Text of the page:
Halfway through the spring, Likens' energy and enthusiasm for offering up coaching points has become an overriding theme of the Sun Devils' practices. From telling a Sun Devils' walk-on, "I don't even know you and I want you to have a good day, today," to howling with excitement after a receiver makes an adjustment during a drill, Likens is a walking double shot of espresso providing a jolt to his players' mornings.

“He’s (Likens) a great coach, he’s always bringing the energy," senior Ryan Jenkins said. "If you come out here a little drowsy and not all the way ready to practice, he’ll get you there just feeding off of his energy so it’s great to have a coach like that.”

Likens' voice doesn't just echo because it's louder than his coaching counterparts, it's also the voice heard most frequently. As ASU's receivers work their way through patterns, Likens' coaching points fly out faster than an auctioneer rapidly increasing the price of a hot item.

“With Coach Likens, he’s just active," junior Jalen Harvey said. "He’s not going to sit back for a second, he’s just steady-talking and that just keeps us on our feet and just keeps our mind active instead of just sitting still.”

In an increasingly complex 11-personnel offense featuring three receivers on the field in various alignments, there's no shortage of details for Likens to harp on. But before his players get to the point where they take the field, Williams said his new position coach is preparing the unit in the film room and showing clips geared toward reinforcing his coaching points.

“Your yardage, your steps, your toe point, your stick," Williams said. "Everything that you need to do is very detailed and to the point with how he wants it and that’s really how it goes.”

At ASU's practices, Likens has been known to drop his baseball hat on the grass to give ASU's receivers an exact location for where to break on certain routes. If Likens puts his cap down four yards beyond the line of scrimmage, he wants each player's route to look identical within those first four yards, so that creating separation from a defensive back becomes a more fluid process.

"To have him (Likens) as our co-coordinator, he’s a guy that has a lot of knowledge of this league and then he’s a master developer of the fundamental techniques it takes to play receiver," Graham said. 

Likens said the types of adjustments he's harping on with his unit aren't going to take place overnight, but that's why the spring is such a critical point in the year. ASU's new wide receivers' coach wants to use the 15 practices at his disposal to establish a standard and level of expectation for his players, so that when the fall comes around, the bar will be set and the Sun Devils can continue to raise it.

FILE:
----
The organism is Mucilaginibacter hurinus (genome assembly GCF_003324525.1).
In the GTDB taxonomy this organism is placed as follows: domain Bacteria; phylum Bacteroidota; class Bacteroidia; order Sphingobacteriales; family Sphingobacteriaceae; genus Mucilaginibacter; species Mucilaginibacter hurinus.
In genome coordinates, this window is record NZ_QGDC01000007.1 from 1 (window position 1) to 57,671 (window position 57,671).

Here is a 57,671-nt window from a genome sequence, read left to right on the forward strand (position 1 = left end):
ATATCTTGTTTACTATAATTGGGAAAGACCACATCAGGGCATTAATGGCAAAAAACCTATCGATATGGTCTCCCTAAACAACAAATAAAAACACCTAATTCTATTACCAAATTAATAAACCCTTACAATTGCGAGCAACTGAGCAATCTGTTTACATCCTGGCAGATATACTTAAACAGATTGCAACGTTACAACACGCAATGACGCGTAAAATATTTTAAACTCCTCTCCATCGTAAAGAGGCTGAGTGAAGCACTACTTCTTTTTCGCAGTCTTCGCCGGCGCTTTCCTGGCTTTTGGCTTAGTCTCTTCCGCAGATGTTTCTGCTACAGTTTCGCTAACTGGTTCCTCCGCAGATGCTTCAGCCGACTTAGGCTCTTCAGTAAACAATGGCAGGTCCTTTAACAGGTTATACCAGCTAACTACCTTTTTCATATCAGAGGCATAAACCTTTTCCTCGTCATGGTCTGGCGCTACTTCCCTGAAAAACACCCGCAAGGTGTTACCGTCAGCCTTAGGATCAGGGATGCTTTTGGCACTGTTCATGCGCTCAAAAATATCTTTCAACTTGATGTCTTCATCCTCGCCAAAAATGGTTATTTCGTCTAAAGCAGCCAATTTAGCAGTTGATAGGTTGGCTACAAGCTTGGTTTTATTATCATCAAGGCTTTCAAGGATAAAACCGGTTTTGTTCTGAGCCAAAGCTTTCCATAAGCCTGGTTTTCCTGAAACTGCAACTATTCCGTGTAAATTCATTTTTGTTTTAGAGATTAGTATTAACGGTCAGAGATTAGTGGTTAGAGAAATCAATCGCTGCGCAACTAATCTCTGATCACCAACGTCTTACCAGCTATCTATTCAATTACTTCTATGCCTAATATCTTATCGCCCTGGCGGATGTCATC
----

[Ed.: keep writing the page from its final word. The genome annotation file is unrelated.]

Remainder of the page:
"I’m extremely detail-oriented so it’s going to take awhile," Likens said. "But the biggest thing I’m trying to do right now is get them to understand how to practice the right way every day. And I’m talking, from looking the football to touching their fingers to watching the football into their tuck, how do they turn right after they catch the ball, how do they finish on every single play, scoring after they catch the ball even when the play is over, just getting all the great championship habits."

Led by sophomore N'Keal Harry, who earned Freshman All-America honors after posting an ASU freshman record 58 receptions for 659 yards in 2016, there's no shortage of talent for Likens to develop.

With Harry, Newsome and Chatman all on board, the Sun Devils have three players with at least three years of eligibility remaining who were rated as four-star recruits exiting high school.

Additionally, Likens has touted Harvey's willingness to "do the dirty work" as ASU's slot receiver, while players like Humphrey and Williams bring explosiveness and speed to the perimeter.

For a position group oozing potential, Likens is eager to channel it and ensure the players are developing into more versatile, complete receivers.

“That’s what I think can make this group really special is you’ve got a little bit of everything," Likens said. "You’ve got size, then you’ve got some guys with real good speed, and then you’ve got some guys that can do just about anything. We can move big guys inside, big guys outside, we can get little guys outside and inside, so it’s good stuff.”

After Friday's practice inside Sun Devil Stadium, ASU's receivers stayed late to work on fade routes with the Sun Devils' quarterbacks in the red zone. Though practice had concluded, the wideouts were still mastering their technique, and Likens' voice was still booming. 

But instead of coaching up ASU's players on their over-the-shoulder catches, Likens was busy work on his next protege, his young son, who was out on the field catching passes from his dad. And to the surprise of no one, after tossing his son a touchdown pass, Likens yelled out "Awesome! Two hands!"

As his receivers have come to learn, with Likens, success is hidden in the details.

“He (Likens) gets real in-depth with which foot should be up, how many steps to go up on certain routes and that’s what I really love about him," Humphrey said. "He’s really picky about the technique and sometime it’s frustrating to me but I know in the long run that’ll make me the best receiver in the country.”